Every month I go to BBC Radio London to talk to my dear friend Jo Good on her show about some aspect of interiors.
Given that we are talking to a London audience, I thought it would be interesting to talk about a particularly London phenomenon – Mews Houses.
Formerly the stables of grand houses, in the days when horse and carriage was the normal mode of transport and before cars were invented, most Mews have now been converted to residential houses.
What were humble lodgings for animals have now become highly desirable and often expensive houses. Compact and low rise, normally on three floors maximum and with no basement, Mews houses are often found in charming cobbled enclaves. Sometimes the Mews are cul de sacs, which gives them an air of secrecy and privacy, a rare commodity in central London.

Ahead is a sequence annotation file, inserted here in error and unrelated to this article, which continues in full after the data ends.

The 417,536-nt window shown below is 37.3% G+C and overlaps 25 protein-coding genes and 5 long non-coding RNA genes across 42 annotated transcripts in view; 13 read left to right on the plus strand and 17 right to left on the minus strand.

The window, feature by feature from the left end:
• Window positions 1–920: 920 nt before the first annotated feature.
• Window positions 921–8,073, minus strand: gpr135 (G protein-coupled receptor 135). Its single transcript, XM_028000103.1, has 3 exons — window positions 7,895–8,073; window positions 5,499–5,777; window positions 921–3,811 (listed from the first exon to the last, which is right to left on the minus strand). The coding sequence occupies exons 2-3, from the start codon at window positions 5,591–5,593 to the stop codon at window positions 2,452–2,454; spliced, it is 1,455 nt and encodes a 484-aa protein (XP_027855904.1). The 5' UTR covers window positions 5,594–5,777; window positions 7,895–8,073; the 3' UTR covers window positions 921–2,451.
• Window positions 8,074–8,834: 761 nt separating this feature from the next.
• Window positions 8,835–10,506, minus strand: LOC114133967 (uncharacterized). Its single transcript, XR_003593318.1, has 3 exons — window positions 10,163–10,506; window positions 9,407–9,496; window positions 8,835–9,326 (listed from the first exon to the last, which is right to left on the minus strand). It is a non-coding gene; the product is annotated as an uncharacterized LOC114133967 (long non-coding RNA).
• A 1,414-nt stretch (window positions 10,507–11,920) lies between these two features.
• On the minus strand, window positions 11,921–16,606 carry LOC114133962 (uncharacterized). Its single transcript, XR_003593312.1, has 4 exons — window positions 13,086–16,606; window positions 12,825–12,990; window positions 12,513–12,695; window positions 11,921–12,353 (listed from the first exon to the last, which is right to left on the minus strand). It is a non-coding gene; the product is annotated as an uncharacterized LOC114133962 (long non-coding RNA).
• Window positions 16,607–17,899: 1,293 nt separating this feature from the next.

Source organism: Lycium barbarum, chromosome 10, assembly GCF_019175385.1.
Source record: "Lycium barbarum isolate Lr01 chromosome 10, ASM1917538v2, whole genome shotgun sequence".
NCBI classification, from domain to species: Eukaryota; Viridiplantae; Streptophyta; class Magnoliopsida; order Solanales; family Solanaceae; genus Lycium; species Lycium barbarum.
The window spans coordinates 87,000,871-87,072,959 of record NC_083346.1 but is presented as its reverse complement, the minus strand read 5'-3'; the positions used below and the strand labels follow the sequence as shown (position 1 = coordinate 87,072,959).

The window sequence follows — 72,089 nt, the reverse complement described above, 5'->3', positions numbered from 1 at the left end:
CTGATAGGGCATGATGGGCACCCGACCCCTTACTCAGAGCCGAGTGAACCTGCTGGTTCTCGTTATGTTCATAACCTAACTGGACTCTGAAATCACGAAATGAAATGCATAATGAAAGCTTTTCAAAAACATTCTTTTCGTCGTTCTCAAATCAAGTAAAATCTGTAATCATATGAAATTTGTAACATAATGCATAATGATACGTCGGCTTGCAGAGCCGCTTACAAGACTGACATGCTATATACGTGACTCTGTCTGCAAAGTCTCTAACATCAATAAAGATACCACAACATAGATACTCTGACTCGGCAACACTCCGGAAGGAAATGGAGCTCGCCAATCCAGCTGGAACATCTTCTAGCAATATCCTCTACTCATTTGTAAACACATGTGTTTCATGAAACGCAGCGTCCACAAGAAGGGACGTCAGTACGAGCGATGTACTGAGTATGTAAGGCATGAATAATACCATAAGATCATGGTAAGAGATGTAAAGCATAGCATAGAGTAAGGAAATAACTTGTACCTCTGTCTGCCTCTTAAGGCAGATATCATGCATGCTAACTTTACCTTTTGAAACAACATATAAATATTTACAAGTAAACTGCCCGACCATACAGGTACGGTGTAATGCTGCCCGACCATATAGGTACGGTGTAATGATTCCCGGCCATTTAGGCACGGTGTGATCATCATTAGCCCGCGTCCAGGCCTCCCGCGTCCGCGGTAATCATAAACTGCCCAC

I used to live in a Mews house in Pimlico, which was a cul de sac, and which felt like a wonderful oasis in the epicenter of London. It was so quiet and peaceful, and all the residents took great care in painting their houses different shades of ice cream, and tended their window boxes until their overflowed with flowers. It was a wonderful place to live and full of character.
Some of my favourite London Mews are Wilton Row in Belgravia, home of the most haunted pub in London, the Grenadier; Eccleston Square Mews In Pimlico, where I used to live; Kynance Mews in Kensington; Launceston Place and Ennismore Garden Mews.
Each one unique, historic and overflowing with charm, Mews are definitely one of the more interesting residential propositions our capital has to offer.